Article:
NIAR, SAE International Developing New Polymer 3D Printing Standards for the Aerospace Industry
For some time now, Wichita State University (WSU) in Kansas, and specifically its National Institute for Aviation Research (NIAR), has been working to innovate the aerospace industry by way of 3D printing technology. NIAR, the largest university aviation R&D institution in the country with nearly 20 separate laboratories, operates on a nonprofit budget and supports aviation by providing certification, training, research, and development, as well as structural testing for 3D printing materials and parts.
This week, NIAR announced that it would be helping the Polymer Additive Manufacturing (AMS AM-P) Subcommittee of global engineering organization SAE International to create new technical standard documents for polymer additive manufacturing in the aerospace industry.
David Alexander, Director of Aerospace Standards for SAE International, said, “Additive manufacturing will play a significant role in the technology needed to produce parts capable of service in critical and non-critical aerospace service. The important work done by SAE’s AMS AM-P subcommittee will help the industry move forward with this technology.”
SAE International’s AMS AM-P subcommittee, chaired by NIAR Director of Technology Development and Special Programs Paul Jonas, is actually a subcommittee itself of SAE’s Additive Manufacturing Committee (AMS-AM), and got its start after a request to help airlines use 3D printing to manufacture cabin parts was received from the International Air Transport Association (IATA).
3D printing has been used in the past to make airplane components, as well as business class seats and dividing walls, due to its ability to make lightweight and less complex parts at lower energy and cost. It’s important to set standards and regulations for aerospace 3D printing, to make sure everything goes according to plan.
The new subcommittee’s technical standard documents will support the broader industry’s interest in qualifying 3D printed polymer parts, as well as providing quality assurance provisions and technical requirements for the material feedstock characterization and FDM process that will be used to 3D print high-quality aerospace parts with Stratasys ULTEM 9085 and ULTEM 1010.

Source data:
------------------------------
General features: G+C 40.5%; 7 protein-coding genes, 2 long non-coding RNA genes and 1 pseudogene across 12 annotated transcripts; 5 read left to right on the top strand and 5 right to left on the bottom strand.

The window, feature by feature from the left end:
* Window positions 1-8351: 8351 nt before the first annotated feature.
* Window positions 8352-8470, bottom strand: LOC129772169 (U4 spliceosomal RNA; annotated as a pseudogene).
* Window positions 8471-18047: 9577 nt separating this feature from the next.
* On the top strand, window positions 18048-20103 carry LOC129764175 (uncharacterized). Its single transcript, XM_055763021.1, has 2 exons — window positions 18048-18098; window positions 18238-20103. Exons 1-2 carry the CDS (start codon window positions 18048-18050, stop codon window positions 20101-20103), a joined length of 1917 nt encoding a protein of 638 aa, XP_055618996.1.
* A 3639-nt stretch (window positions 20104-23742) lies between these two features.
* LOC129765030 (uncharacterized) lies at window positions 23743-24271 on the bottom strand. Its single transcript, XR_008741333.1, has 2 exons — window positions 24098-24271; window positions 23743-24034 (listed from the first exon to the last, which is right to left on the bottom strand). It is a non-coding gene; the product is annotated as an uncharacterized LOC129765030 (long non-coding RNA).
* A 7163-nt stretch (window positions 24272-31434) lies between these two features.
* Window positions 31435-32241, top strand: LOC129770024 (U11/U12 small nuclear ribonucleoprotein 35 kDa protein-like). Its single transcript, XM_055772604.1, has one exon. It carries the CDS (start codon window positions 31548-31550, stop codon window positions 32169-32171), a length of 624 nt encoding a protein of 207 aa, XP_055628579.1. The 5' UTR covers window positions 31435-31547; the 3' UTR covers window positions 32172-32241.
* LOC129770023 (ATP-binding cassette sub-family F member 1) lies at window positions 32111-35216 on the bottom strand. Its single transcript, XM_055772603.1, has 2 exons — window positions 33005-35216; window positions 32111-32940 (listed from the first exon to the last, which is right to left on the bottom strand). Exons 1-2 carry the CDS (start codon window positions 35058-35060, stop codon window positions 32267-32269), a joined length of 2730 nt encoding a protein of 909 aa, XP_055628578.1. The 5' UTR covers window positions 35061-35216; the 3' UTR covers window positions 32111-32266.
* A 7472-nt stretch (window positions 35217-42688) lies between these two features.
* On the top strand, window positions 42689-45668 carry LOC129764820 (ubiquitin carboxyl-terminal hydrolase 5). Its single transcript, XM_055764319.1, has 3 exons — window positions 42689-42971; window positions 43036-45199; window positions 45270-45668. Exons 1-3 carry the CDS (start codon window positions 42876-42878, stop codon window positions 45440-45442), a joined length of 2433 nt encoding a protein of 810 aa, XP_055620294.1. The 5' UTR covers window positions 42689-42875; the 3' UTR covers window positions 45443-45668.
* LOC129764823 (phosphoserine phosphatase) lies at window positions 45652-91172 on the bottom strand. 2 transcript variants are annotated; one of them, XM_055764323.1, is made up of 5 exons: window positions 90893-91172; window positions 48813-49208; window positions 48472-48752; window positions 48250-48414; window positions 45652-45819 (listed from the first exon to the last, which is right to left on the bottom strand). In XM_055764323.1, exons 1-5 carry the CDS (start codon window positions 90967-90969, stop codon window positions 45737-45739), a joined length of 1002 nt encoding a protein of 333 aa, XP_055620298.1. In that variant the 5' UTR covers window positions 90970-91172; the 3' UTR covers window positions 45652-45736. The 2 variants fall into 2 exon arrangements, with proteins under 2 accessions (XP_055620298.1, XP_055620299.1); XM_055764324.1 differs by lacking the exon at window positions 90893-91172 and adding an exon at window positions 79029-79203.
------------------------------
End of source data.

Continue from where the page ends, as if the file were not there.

“SAE’s polymer additive standardization activities complement the qualification framework under development at NIAR. Publicly available polymer additive manufacturing material and process specifications will provide the aerospace industry and regulatory authorities with documents that may be utilized by industry to purchase and process material consistently,” said Jonas.
The new technical standard documents by NIAR and SAE International’s AMS AM-P subcommittee include:
- AMS7100 – Fused Filament Fabrication Process
- AMS7100/1 – Fused Filament Fabrication – Stratasys Fortus 900 mc Plus with Type 1, Class 1, Grade 1, Natural Material
- AMS7101 – Material for Fused Filament Fabrication
This past summer, the Stratasys Fortus 900mc Aircraft Interiors Certification Solution, which consists of ULTEM 9085 thermoplastic resin and specialized software for 3D printing aircraft parts, underwent a qualification at the National Center for Advanced Materials Performance (NCAMP), which is part of NIAR. This qualification occurred not long before NIAR added several new pieces of equipment, including a professional-grade metal additive manufacturing system to its Additive Manufacturing Lab.
“SAE’s polymer additive manufacturing standardization work shows a key maturation step for the industry and will allow for users to clearly understand the critical parameters and controls that are necessary for the production of reliable, repeatable, reproducible aerospace parts. Stratasys is committed in supporting this endeavor to provide confidence to adopters of AM and advance the aerospace field,” said Chris Holshouser, Director of Specialty Solutions for Stratasys.
NIAR is also working with the FAA to develop necessary methodology and procedures to have polymer additive manufacturing materials added to the National Center for Advanced Materials Performance (NCAMP) shared materials database.
What do you think of this news? Join the discussion of this and other 3D printing topics at 3DPrintBoard.com, or leave a Facebook comment below.
You May Also Like
What is Metrology?
3D Metrology What is 3D metrology? Metrology is the science of measurement. It establishes a common understanding of units, crucial in linking and understanding human activities. When we apply metrology...
Interview with Mei Ogata of JTL America on Testing for 3D Printing
As we move from prototyping to production, testing is becoming more and more important. Crucial in qualifying parts and materials, but also in establishing QA or developing new materials, testing...
Fast Things 8: The Shape Game and Mrs. Incredible
Imagine the answer to life, the universe, and everything is: donut. In a world of Fast Things, 3D Printing is the logical production technology. With our technology, you can go...
3D Printing News Briefs: June 8, 2019
In this week’s 3D Printing News Briefs, we’re talking about partnerships, new software and buildings, and a neat 3D printed miniature. Together, Evolve Additive Solutions and Evonik are developing materials...
View our broad assortment of in house and third party products.